What’s the fuss about Sandblasting? – Laura Russell
Versace is the latest in a long line of companies to ban the practice of sandblasting in response to the ‘Killer Jeans’ campaign from the Clean Clothes Campaign (CCC).
Sandblasting is used to create a ‘worn’ look mainly on denim garments. An abrasive similar to sand is sprayed onto jeans with force to remove surface dye. This abrasive contains silica, a mineral which has been found to cause the often fatal disease silicosis. Silicosis has three levels of severity; chronic, accelerating and acute. The latter can develop from only a few weeks to 5 years of exposure to high concentrations of silica and is the most frequent form identified in garment sandblasting operatives.
A number of retailers have taken the action to totally ban sandblasting. However, a ban on sandblasting is only the first step; implementation and monitoring of the ban will be the challenging part. If we look back to 2008 when the Environmental Justice Foundation (EJF) highlighted the practice of forced child labour in the cotton fields of Uzbekistan, many retailers were quick to call for a ban on cotton from the country. But how easy was that ban to monitor and enforce? The constant hurdle that retailers face in implementing such changes is their distance from manufacture and transparency of their supply chains. If carried out using the correct equipment and protective clothing sandblasting can be a safe practice. The problem is that this equipment is expensive and employees are not trained in the dangers of sandblasting thus at times do not use protective equipment even where provided. To further complicate matters this is often a process subcontracted from the factory making the jeans to a different wash plant.
Unfortunately the alternatives for distressing denim also come with hazards. Potassium Permanganate, a chemical which can be used to strip the dye from denim, is a very cheap alternative, but if not handled correctly can have its own adverse health effects. The use of sandpaper either by machine or hand will create the same effect but dust is also produced. Finally lasers can be used to burn the top layer denim, but these are very expensive.
One method of enforcing a ban on sandblasting is to audit factories. As mentioned previously this is difficult when sandblasting is outsourced or subcontracted to other factories. There can also be an element of keeping auditors happy by showing the correct ways of working during the audit but going back to unsafe conditions after auditors have left. Intertek have launched a Sandblasting Assessment and Management programme (SAM) to help brands assess their supply chain and implement change.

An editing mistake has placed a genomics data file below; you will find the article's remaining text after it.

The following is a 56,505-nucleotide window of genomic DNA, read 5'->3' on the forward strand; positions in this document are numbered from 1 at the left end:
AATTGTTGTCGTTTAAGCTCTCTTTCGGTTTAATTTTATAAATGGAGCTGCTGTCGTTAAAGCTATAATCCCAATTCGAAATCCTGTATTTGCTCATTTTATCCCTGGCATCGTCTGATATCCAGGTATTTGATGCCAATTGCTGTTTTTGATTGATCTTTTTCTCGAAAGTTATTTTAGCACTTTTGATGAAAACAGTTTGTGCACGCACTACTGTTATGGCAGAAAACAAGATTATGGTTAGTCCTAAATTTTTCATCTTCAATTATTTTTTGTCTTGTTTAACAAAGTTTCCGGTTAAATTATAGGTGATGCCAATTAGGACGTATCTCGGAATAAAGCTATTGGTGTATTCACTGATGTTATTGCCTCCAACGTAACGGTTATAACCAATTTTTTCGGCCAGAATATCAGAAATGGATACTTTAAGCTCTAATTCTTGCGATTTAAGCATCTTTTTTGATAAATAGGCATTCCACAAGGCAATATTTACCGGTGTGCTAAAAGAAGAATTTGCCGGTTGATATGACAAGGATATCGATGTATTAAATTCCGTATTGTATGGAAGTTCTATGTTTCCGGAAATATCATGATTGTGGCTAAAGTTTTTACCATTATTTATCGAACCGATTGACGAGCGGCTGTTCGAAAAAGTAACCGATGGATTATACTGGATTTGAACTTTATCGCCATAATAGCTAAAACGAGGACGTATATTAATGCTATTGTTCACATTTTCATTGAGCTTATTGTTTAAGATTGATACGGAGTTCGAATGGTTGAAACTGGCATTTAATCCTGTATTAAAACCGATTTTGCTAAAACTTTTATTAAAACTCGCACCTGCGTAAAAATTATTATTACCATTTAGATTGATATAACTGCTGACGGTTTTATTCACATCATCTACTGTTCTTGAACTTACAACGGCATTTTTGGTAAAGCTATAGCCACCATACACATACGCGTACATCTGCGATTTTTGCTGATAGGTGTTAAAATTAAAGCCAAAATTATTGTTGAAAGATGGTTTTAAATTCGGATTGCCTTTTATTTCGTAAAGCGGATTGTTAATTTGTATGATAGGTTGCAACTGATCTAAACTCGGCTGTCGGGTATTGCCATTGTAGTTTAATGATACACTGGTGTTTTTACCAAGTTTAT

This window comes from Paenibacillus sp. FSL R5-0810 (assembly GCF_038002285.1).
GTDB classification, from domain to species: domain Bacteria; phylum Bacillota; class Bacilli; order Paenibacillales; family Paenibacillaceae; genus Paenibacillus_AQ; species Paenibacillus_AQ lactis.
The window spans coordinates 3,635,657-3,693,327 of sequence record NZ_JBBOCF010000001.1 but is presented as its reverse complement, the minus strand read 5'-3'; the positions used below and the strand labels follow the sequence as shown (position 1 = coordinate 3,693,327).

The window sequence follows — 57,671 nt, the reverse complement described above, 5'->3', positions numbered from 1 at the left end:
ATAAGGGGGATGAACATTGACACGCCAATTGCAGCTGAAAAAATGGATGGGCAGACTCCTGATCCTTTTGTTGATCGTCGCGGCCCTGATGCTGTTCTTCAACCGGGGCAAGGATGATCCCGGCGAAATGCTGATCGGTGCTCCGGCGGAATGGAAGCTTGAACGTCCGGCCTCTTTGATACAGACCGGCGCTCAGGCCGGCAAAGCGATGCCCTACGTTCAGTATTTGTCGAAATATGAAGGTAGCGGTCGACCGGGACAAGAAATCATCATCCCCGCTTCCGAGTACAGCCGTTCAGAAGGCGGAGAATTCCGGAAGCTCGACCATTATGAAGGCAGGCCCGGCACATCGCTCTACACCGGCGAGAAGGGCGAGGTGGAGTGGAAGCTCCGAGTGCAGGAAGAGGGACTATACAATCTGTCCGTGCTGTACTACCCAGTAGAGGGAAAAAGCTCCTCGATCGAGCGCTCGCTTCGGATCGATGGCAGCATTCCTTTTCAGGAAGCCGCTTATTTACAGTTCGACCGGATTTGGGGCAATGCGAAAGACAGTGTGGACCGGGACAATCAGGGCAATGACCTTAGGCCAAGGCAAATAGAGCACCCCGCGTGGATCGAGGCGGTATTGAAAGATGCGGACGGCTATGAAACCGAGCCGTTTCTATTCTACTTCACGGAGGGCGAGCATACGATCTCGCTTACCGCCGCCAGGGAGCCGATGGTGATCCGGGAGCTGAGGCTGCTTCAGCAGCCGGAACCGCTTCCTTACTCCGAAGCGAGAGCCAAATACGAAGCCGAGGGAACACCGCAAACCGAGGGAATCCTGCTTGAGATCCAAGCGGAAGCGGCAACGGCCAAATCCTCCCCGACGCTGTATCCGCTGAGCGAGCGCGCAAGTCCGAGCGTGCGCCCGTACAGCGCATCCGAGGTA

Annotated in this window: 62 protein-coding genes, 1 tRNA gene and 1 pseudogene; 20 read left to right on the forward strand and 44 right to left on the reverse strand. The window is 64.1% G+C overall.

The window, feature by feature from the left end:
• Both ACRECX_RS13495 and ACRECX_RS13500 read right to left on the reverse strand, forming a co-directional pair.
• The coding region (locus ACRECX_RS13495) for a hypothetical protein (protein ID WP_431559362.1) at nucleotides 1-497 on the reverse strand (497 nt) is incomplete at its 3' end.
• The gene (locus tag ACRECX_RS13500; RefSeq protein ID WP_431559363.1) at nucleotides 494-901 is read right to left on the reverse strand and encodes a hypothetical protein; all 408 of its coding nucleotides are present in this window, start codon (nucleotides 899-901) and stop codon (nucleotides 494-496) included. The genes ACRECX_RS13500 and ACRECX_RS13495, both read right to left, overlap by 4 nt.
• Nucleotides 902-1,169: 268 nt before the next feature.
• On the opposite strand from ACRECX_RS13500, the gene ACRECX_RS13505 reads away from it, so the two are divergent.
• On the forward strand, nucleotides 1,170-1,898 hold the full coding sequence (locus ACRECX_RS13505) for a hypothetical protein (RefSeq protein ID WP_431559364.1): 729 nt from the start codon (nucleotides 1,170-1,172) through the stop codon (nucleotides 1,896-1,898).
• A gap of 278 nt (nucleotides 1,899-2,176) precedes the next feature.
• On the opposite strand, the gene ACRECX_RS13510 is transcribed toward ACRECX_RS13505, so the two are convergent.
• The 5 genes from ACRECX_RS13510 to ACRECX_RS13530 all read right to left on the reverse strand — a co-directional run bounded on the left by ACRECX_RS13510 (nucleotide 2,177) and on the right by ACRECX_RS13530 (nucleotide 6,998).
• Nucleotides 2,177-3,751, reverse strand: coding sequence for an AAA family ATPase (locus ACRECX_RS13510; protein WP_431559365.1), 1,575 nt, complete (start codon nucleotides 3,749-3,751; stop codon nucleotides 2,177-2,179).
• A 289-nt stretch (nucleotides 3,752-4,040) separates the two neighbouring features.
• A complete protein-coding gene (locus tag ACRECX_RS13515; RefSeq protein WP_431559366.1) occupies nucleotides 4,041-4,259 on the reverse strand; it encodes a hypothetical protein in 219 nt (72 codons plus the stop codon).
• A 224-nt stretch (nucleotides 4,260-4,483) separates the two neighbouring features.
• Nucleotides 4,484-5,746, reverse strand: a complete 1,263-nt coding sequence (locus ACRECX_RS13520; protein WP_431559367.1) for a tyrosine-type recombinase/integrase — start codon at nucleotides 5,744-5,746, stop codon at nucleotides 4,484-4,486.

A number of Swedish and UK retailers including Arcadia Group (Topshop, Dorothy Perkins, Burton), Aurora Fashions (Oasis, Warehouse, Karen Millen), French Connection and Superdry interviewed by the CCC claimed not to use any sandblasting in their manufacture, stating that the design did not call for this process. I find this a difficult conclusion to reach easily. Each year the fashion on denim changes but the ‘worn in’ look is often desirable.
H&M have been working to improve the conditions for workers sandblasting their denim since 2006 but have now chosen to ban the practice after concluding that necessary safety measures could not be guaranteed. The CCC report “Killer Jeans: A Report on Sandblasted Denim” details retailers’ response to the campaign.
In March 2009 the Turkish government banned all materials containing silica to sandblast denim. It is action like this from governments which is vital in the campaign to rule out sandblasting completely, but again needs to be effectively monitored.
If you’re a consumer wanting to choose jeans which have not been sandblasted you can start by looking at the CCC list, but remember retailers need to be able to effectively enforce the ban. Alternatively if you’re looking for a more unique look, you could customise your own jeans – bleach and sand paper can be rather effective.
Photos of sandblasting units by Allison Joyce
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